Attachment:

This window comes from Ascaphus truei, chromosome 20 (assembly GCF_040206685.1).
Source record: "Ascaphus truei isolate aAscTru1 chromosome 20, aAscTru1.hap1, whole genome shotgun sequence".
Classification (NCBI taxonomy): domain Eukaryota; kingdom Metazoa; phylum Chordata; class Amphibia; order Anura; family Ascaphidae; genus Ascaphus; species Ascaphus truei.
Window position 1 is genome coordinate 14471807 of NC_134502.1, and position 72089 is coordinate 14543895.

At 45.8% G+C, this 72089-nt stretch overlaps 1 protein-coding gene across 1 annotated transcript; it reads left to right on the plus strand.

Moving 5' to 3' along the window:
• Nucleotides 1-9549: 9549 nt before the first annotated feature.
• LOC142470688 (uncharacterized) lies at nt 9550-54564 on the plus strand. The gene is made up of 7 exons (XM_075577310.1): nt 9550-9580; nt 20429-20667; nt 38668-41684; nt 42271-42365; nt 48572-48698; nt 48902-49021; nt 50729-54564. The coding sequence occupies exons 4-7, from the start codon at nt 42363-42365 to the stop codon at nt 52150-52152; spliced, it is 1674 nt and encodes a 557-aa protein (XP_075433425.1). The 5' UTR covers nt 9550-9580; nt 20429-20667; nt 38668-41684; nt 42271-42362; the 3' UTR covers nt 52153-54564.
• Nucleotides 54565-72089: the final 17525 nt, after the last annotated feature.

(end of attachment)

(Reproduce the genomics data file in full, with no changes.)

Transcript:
This window comes from Ascaphus truei, chromosome 20 (assembly GCF_040206685.1).
Source record: "Ascaphus truei isolate aAscTru1 chromosome 20, aAscTru1.hap1, whole genome shotgun sequence".
Classification (NCBI taxonomy): domain Eukaryota; kingdom Metazoa; phylum Chordata; class Amphibia; order Anura; family Ascaphidae; genus Ascaphus; species Ascaphus truei.
Window position 1 is genome coordinate 14471807 of NC_134502.1, and position 72089 is coordinate 14543895.

At 45.8% G+C, this 72089-nt stretch overlaps 1 protein-coding gene across 1 annotated transcript; it reads left to right on the plus strand.

Moving 5' to 3' along the window:
• Nucleotides 1-9549: 9549 nt before the first annotated feature.
• LOC142470688 (uncharacterized) lies at nt 9550-54564 on the plus strand. The gene is made up of 7 exons (XM_075577310.1): nt 9550-9580; nt 20429-20667; nt 38668-41684; nt 42271-42365; nt 48572-48698; nt 48902-49021; nt 50729-54564. The coding sequence occupies exons 4-7, from the start codon at nt 42363-42365 to the stop codon at nt 52150-52152; spliced, it is 1674 nt and encodes a 557-aa protein (XP_075433425.1). The 5' UTR covers nt 9550-9580; nt 20429-20667; nt 38668-41684; nt 42271-42362; the 3' UTR covers nt 52153-54564.
• Nucleotides 54565-72089: the final 17525 nt, after the last annotated feature.